PSYCH 5000 Special Problems (IND 0.0-6.0)

Problems or readings on specific subjects or projects in the department. Consent of instructor required.

PSYCH 5001 Special Topics (LEC 0.0-6.0)

This course is designed to give the department an opportunity to test a new graduate level course. Variable title.

PSYCH 5010 Seminar in Industrial / Organizational Psychology (RSD 3.0)

Review of the most recent theoretical and applied research in advanced personnel and organizational psychology. Topics will include personnel selection, training and performance appraisal, job attitudes, motivation, work groups and teams, leadership, organizational culture, and organizational development. Prerequisite: Nine hours of psychology.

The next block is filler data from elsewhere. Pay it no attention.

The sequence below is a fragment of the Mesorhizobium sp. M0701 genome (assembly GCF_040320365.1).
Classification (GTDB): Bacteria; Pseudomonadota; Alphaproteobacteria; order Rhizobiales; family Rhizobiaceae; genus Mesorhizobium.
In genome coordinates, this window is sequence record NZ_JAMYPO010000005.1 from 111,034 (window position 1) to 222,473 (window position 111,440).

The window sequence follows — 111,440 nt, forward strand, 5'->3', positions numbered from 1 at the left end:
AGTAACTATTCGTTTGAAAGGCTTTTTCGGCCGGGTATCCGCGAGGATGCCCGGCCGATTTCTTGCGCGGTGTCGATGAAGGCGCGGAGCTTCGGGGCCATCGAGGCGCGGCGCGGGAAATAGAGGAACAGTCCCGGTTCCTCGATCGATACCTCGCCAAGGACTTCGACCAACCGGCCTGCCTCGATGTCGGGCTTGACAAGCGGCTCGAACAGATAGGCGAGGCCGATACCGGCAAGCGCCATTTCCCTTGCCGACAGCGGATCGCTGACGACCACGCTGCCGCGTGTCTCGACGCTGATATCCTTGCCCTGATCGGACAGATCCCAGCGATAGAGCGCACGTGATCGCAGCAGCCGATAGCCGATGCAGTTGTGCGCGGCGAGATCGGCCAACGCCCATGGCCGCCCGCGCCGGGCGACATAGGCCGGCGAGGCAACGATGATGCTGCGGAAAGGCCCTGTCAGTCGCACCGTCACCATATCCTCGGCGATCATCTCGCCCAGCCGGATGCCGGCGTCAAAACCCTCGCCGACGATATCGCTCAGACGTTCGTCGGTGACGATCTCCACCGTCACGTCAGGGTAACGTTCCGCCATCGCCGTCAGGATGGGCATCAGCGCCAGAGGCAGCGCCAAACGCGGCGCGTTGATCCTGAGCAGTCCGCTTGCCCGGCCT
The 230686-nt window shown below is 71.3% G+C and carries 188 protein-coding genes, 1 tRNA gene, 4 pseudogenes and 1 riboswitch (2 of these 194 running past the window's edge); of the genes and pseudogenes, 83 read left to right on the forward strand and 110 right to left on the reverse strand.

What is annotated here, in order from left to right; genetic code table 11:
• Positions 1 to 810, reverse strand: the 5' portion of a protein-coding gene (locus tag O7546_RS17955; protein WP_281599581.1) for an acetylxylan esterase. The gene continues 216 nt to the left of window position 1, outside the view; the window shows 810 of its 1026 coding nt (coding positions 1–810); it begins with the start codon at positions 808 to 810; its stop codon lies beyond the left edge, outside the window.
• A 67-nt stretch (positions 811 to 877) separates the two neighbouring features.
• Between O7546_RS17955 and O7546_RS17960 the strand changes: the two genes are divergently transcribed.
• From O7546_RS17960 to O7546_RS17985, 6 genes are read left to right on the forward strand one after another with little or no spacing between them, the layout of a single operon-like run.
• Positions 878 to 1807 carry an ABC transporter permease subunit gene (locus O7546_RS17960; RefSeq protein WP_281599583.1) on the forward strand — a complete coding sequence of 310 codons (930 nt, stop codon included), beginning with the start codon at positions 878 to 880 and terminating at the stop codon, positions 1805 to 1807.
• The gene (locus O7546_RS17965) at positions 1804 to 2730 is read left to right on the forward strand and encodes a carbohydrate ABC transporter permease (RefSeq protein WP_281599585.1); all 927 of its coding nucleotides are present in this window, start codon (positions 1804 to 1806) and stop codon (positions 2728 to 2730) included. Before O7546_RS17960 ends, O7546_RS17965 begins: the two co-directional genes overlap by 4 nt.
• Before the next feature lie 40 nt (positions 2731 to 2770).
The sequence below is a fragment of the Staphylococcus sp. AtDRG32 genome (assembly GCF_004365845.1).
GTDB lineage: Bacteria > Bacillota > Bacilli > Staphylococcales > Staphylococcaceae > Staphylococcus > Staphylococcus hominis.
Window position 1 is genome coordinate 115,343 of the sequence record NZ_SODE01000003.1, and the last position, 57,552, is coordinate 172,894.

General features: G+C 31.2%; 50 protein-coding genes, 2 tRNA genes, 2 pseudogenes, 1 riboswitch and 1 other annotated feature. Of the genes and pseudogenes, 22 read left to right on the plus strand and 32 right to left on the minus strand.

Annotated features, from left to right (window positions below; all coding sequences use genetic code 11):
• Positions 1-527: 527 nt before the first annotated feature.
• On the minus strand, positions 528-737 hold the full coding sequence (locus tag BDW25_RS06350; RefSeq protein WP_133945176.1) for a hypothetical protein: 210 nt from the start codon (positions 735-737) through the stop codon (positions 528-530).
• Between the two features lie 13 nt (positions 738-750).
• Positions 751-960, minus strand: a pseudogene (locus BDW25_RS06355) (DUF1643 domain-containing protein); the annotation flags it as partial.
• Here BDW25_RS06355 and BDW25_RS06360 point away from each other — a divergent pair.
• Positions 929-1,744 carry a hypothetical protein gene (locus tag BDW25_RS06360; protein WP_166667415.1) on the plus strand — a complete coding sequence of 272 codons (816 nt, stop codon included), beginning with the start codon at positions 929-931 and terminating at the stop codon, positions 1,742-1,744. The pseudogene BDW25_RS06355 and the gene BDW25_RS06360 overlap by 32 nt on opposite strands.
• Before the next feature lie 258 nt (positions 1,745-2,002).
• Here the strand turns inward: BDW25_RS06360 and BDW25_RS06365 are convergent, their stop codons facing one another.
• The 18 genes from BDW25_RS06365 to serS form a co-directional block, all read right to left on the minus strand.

PSYCH 5200 Theories and Practice of Psychological Measurement (LEC 3.0)

An overview of psychological tests and batteries used in a variety of disciplines. An emphasis is placed on the proper development and use of these tests and test batteries. Tests examined will include tests of intelligence, aptitude, personality, and psychopathology. Prerequisite: Psych 4200 or graduate standing.

PSYCH 5201 Psychometrics (LEC 3.0)

An examination of statistical methods used to develop and refine measures of human performance, aptitudes, and personality. Topics include reliability and validity, data reduction, measuring inter-relationships among variables (e.g., factor analysis, multiple regression), and testing group differences. Prerequisites: Psych 1101 and Psych 2200.

PSYCH 5600 Advanced Social Psychology (LEC 3.0)